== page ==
As a free-marketeer, we would assume Smith would be totally opposed to any sort of government intervention. Granted, Smith viewed government intervention in the market with great scepticism, yet he was prepared to accept intervention in the specific cases where he judged that it would beneficial and would not undermine the basically free character of the system. Smith, however, went even as far as to favour direction state intervention and direct state provision of certain services. He argued it was the role of the government to provide goods: “of such a nature that the profit could never repay the expense to any individual” this led Smith to support public education and religious institutions as providing general benefit to the society as well as believe that a government monopoly should subsidise newly formed industry, but he did fear that as new businesses grew they would be unwilling to surrender the government help, which he saw, ultimately, as anti-competitive and against his idea of a market economy. Additionally, Smith even outlined the proper expenses of the government including:

  • Enforce contracts and provide justice system
  • Grant patents and copy rights
  • Provide public goods such as infrastructure
  • Provide national defence
  • Regulate banking

In addition, he was in favour of retail tariffs and believed that they would eventually bring down the price of goods. He argued in ‘Wealth of Nations’: “The recovery of a great foreign market will generally more than compensate the transitory inconvenience of paying dearer during a short time for some sorts of goods.” Smith also supported tariffs on imported goods to counteract an internal tax on the same good but also saw tariffs as important for national defence, in both economic terms and an imperialist sense. There is then a strong case that rather than the free trade of free-market economics, Smith was in fact supportive of ‘fair trade’ which is generally an economic position occupied by the centre-left not the right-wing Smith is often associated with.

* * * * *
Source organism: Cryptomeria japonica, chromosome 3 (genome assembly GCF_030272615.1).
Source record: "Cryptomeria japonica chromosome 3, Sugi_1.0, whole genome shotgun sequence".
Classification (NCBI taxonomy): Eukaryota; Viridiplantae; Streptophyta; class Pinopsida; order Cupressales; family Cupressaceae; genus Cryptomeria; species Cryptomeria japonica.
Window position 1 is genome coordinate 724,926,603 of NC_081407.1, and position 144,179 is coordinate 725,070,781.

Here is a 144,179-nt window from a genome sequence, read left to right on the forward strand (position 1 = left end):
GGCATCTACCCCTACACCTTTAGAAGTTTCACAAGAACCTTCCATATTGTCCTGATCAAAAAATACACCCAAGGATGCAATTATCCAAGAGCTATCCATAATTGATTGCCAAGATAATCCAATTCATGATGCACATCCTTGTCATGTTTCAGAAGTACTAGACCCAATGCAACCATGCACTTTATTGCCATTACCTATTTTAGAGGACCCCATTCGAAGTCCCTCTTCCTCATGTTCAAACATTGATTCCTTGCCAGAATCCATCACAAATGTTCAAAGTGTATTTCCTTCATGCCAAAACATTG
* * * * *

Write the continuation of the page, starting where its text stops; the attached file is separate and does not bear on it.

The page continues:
Finally, noted socialist Noam Chomsky has argued Smith’s reasons for supporting markets have been greatly overstated and often used as a propaganda tool by the economic right-wing. Chomsky, and others on both the right and left, believe Smith supported markets in the pursuit of greater social equality, and that Smith opposed wage labour and private properties exploitation of the working classes. We only have to look at the ‘Wealth of Nations’ to see that this is in fact true:

  • “Masters are always and everywhere in a sort of tacit, but constant and uniform combination, not to raise the wages of labour above their actual rate.
  • “As soon as the land of any country has all become private property, the landlords, like all other men, love to reap where they never sowed.”

Most people still fall victim to thinking that Smith was a free-market economist without exception – he was not. Even a contemporary of his, David Ricardo went on to argue that Adam Smith was not arguing for a free-market. I believe this is an overstatement and even a dishonour to the legacy of Smith. Undoubtedly he was an advocate of the market system; after all, he was the first to refer to the economy in market terms. However, his concern for social equality and greater personal liberty led him not to favour the market but to turn to the state to intervene appropriately, and he did, even in places show traits of disagreeing with the very philosophy he has been said to have ‘founded’. Adam Smith is still, and perhaps always will be, a highly influential figure but to jump to gun and label him as a free-marketeer appears to miss the point of what he was arguing altogether.

December 24, 2011 / Matthew Beebee

2 thoughts on “Adam Smith: the symbol of laissez-faire economics?

  1. I agree with some of your interpretations, however I think you’re reaching a bit by saying Smith was more center-left than right-wing. The fact is that during his time no ideology existed like we have today. Instead, I believe Smith was a responsible citizen who supported a competitive marketplace combined with goodwill towards society. However, good post. Enjoyed it.